There is a station on my Pandora account – I named it “My Nest” – which I have thumbed up and thumbed down to perfection. Just about every song is deeply meaningful to me because this station has played through 2 unique pregnancies and their furiously lovely births, a dying dog, 3 moving days, the cancer news from California, all the breath-holding and fervent praying, and now it plays over my mourning.
When my mom had surgery to remove the tumor we still thought could be some sort of sinus infection, the music and lyrics matched every atom of my limbo. Peace and anxiety swirled around and up to a God who was hearing the things my spirit couldn’t even tell me. Song after song ministered like angels with manna, fresh wine and heavy hands on my shoulder.
so I will not worry or fret / my God is the God who will never forget / all of His goodness and all of His promises / He’s holding my world in his hands
Indeed, as I thought of my mother then; the woman who gave me life and taught me how to live it, who has been a rock in shaky times, who has taught me the simple hard of a trust fall into scary love. And I clung to those lyrics and that melody that day.
So when the surgeon’s matter-of-facts were words like “aggressive” and “recurring” and “cancer” those lyrics, that melody anchored me to truths I could never have come up with on my own. …the god who will never forget… he’s holding my world in his hands. Please, God, don’t forget her.
As we unfolded this thing and realized what she was in for, heard the numbers and the expectations, the music matched the waiting and the frustration and the peace. This unforgetting God bore down imprints of a gracious hope – hope that sidestepped any notions of what I’d like to see right now and planted itself right there in Eternity. So somehow as I prayed and agreed that seeing her at my daughter’s wedding is good, is right, is worth wanting, I also let it go. This God holding my world held my grief and brought me to the darkest places where he showed me Light.
Hope for no more cancer. No more death. I was gently led down a path of acceptance for the “come what may” and believed wholly in the goodness of it. That whatever happened wouldn’t change how I saw God, but would change how I saw everything else.
And then the white places on her scans were fading. All the treatment and the prayers delivering her body from evil, chasing out temptation. We still didn’t know what would happen, but what could have happened hadn’t yet. What could have been goodbye days were days full of planning again – thinking of the future and resuming all the precious mundane of breathing in and breathing out.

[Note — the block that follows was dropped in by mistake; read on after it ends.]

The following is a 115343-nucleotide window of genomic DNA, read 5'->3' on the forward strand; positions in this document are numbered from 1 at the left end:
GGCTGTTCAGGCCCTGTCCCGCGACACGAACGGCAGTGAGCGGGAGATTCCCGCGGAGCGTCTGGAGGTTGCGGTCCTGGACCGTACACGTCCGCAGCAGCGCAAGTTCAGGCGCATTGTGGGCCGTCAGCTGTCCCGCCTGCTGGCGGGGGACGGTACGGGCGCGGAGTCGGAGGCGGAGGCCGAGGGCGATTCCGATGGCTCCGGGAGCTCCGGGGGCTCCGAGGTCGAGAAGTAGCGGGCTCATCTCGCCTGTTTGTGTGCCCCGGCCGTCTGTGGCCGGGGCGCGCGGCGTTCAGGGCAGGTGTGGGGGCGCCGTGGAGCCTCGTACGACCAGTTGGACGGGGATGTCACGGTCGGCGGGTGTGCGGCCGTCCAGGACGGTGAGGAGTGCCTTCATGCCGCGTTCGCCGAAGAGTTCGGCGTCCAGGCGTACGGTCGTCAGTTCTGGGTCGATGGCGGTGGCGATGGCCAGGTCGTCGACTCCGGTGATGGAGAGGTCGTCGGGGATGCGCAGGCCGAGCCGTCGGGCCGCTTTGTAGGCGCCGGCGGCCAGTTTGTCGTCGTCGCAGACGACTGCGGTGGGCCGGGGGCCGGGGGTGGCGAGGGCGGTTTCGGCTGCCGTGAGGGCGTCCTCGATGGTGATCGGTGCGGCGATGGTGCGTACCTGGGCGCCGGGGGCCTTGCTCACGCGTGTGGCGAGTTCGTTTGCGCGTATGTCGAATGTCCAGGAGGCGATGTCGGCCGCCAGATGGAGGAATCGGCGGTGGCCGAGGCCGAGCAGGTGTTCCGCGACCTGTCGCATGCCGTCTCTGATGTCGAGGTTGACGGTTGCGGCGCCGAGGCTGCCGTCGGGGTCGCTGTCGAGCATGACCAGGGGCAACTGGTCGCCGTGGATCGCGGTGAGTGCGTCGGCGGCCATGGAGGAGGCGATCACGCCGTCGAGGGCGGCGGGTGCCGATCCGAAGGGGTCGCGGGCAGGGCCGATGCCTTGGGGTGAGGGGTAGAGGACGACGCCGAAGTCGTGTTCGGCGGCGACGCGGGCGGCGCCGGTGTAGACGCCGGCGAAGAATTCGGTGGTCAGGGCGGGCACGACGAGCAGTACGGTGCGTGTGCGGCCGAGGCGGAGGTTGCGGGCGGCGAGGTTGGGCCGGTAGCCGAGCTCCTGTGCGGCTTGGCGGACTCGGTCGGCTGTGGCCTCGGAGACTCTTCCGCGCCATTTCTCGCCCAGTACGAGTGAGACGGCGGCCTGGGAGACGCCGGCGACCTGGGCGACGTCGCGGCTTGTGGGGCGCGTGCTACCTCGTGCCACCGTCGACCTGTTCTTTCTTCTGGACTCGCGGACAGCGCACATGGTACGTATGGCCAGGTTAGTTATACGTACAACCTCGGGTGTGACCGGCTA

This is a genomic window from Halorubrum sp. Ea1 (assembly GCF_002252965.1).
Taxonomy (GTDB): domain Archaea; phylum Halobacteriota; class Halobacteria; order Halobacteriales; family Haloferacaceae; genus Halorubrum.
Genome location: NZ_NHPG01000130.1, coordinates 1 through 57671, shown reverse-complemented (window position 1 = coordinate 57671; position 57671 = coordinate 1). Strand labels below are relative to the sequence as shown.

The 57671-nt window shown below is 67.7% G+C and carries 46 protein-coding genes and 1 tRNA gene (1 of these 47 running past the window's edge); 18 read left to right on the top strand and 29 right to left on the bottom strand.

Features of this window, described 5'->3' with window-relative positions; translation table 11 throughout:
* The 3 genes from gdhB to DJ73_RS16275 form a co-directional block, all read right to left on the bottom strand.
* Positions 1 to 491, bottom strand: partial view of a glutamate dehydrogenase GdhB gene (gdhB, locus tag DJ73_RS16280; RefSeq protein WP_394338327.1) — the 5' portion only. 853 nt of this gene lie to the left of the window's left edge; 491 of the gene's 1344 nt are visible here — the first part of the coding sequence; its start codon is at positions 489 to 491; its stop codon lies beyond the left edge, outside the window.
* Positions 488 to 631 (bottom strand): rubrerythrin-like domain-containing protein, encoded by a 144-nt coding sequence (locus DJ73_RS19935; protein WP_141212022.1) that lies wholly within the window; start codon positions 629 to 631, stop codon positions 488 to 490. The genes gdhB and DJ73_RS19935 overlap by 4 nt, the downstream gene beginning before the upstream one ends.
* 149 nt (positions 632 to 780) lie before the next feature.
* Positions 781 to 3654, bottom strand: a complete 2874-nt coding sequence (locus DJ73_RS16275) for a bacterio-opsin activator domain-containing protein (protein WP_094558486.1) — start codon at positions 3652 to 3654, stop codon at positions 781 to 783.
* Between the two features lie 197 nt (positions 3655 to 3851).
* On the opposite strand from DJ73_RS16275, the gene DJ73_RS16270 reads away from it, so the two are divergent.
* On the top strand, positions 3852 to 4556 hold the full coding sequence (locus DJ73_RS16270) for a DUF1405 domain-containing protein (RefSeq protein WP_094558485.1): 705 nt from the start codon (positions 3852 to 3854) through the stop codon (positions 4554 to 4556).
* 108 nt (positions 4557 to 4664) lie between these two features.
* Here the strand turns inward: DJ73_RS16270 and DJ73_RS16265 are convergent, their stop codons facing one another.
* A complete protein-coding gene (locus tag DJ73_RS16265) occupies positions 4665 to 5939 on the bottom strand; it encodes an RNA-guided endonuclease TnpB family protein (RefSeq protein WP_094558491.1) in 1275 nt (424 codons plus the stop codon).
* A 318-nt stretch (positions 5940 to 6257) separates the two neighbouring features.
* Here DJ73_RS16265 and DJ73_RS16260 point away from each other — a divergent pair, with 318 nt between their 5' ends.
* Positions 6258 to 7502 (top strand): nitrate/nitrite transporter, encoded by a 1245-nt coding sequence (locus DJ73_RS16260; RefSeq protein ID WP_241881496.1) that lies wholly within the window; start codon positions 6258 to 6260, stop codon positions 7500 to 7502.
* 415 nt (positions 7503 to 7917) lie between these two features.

It took a bit for me to shift from the hope on the one hand of everything being okay when the worst came to everything being okay when it didn’t. I had to gather my bearings after seeing the report I had become settled with never seeing: that she was getting better, that this might be something we talked about in 20 years together. But once that acceptance hit, it hit hard and all those songs sounded like nods and affirmations. Like good friends cheering on good news.
Scan after scan showed improvement. The cancer was no match for a God like ours. So for a while I danced while I sang those melodies. I laughed and I enjoyed them deeper because I knew what it was to offer them in uncertainty.
the sun comes up, it’s a new day dawning / it’s time to sing your song again / whatever may pass and whatever lies before me / let me be singing when the evening comes
For a while we rested. In the back of my mind I knew it could change, but I started to really believe in this miracle. Christmas felt more relaxed than the year before, less urgent, more celebratory. Despite continued pain and fatigue she seemed better.
Then in January – when winter was settled in all quiet – we saw another kind of scan. The music stopped and I felt dizzy from dancing. I tried to hope still, but I could no longer find into the peace and okay-ness I’d felt before. I’d been conned. I’d been lulled into tapping my feet and twirling around on an unsteady floor and then it fell from under me.
Now those songs sound mostly mocking. I listen to them because sometimes they stitch me upright just a little, prop up a faith I think I still want to keep, but I am thumbing down more of them. I am angry at the confidence and the trust in a God I’m not sure is listening. Her death is unreal. I thought I had made peace with it when she first got sick, but now I see that as impossible. I couldn’t have known what it would actually be like to lose her, how could I even know what I was accepting? I give it back. I don’t accept this.
I know she wouldn’t like that much, but she was stronger than me in many ways. If this is to make any tiny amount of sense, she’s listening when I pray and she will be the one to help me find out how to live without her. And maybe she’ll even teach me how to dance again.
I need a reason to sing/ I need to know that you’re still holding / the whole world in your hands / and I need a reason to sing
Holding My World by Kristian Stanfill
10,000 Reasons by Matt Redman
Reason to Sing by All Sons & Daughters